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If there’s anything that’s missing from the equation, it’s the option to pipe in your own music in the background, but I’m sure the purists will vehemently disagree.
There’s no getting away from the fact that a proper racing wheel will offer better immersion and afford you better steering control. When it comes to racing rigs, the sky’s the limit. And if your gear predates the Xbox One, you’ve got more capital expenditure in your future – your old equipment won’t work!
In the meantime, if you’re grappling with the standard Xbox One controller, fret not, the game compensates for the very limited range of motion afforded by the thumbstick. Happily, your pedal inputs are handled by well-balanced analogue triggers, which are equipped with independent vibration motors so you’ll be able to feel the engine rumble separately from the traction control kicking in. It won’t make up for having an actual wheel in your hands, but you’d be surprised how much you’ll come to rely on the feedback the triggers provide. Of course, nothing in the world will save you from having a lead foot (or lead trigger finger). For those lacking in finesse, there’s the aforementioned assist options to make sure you get across the finish line in one piece.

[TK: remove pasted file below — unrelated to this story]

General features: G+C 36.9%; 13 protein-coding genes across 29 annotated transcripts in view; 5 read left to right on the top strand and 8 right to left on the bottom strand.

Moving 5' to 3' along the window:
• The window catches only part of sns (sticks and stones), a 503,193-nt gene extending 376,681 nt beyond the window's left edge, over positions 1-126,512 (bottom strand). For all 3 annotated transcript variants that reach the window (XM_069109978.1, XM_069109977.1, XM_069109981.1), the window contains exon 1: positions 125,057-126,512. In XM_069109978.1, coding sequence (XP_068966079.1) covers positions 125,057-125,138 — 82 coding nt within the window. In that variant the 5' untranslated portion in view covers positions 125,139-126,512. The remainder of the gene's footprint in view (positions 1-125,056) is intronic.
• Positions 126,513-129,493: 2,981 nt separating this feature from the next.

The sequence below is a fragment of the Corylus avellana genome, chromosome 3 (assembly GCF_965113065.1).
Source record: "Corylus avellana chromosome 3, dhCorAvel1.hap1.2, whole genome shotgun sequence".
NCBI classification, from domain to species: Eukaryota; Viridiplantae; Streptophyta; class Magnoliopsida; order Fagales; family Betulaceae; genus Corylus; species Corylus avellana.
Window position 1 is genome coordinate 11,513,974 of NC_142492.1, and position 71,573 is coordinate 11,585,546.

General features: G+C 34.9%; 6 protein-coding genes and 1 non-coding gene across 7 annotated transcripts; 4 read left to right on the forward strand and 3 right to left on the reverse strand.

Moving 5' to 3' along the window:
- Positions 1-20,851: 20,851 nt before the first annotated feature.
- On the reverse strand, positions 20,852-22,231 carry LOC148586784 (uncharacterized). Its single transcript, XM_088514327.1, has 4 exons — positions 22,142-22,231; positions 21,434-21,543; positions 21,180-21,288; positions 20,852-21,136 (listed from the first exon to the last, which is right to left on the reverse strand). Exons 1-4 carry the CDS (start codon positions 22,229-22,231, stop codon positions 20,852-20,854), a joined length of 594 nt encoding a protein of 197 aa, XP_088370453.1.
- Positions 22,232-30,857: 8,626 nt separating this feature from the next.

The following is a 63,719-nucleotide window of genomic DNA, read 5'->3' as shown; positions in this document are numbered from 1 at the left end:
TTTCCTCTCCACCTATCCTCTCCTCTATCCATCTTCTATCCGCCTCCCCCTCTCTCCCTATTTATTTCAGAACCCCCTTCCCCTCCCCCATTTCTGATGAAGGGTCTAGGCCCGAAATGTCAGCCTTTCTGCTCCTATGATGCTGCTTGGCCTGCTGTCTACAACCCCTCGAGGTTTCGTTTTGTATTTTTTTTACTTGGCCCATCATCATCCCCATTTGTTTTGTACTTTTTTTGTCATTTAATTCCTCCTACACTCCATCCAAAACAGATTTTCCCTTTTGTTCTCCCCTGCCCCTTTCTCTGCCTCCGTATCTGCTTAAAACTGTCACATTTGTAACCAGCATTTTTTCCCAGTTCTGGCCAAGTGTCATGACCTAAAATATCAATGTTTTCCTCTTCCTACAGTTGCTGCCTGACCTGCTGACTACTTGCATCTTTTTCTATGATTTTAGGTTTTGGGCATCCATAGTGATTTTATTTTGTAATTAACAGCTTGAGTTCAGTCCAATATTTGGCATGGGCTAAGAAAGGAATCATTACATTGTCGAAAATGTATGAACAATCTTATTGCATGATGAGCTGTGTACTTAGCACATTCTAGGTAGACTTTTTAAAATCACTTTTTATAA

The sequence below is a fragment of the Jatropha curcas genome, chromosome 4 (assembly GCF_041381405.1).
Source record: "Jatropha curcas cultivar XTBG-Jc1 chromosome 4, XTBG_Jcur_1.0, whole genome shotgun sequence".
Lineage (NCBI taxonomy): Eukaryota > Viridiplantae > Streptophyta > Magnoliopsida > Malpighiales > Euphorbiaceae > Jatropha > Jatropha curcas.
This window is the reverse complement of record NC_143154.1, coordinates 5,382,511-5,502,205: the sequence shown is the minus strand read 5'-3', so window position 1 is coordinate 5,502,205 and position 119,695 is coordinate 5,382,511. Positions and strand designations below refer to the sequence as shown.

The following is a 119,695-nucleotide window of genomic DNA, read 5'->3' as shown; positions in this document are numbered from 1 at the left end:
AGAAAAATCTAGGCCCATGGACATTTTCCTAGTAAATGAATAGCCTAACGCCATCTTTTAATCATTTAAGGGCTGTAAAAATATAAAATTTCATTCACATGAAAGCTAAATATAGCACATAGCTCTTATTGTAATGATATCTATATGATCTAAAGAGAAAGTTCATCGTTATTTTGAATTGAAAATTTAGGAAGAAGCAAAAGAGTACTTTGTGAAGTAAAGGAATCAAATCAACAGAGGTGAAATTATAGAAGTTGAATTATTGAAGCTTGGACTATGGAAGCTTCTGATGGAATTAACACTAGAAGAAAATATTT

What of the races themselves? For the most part, you’ll be starting in the middle of the pack, which means you’ll be caught in an unruly crowd at the first turn. At this point, you have the choice of bashing your way out, or trying something with a bit more finesse. However you sort out that initial engagement, you’ll find the next few passes dictated by your difficulty setting. Too easy, and you’ll be sailing far out in front; too hard, and you’ll find yourself being quickly overtaken by other cars who shoot out from behind you as if by magic. The balance of risk and reward becomes increasingly difficult to manage as you move up the ranks. Until, of course, you hit the rain.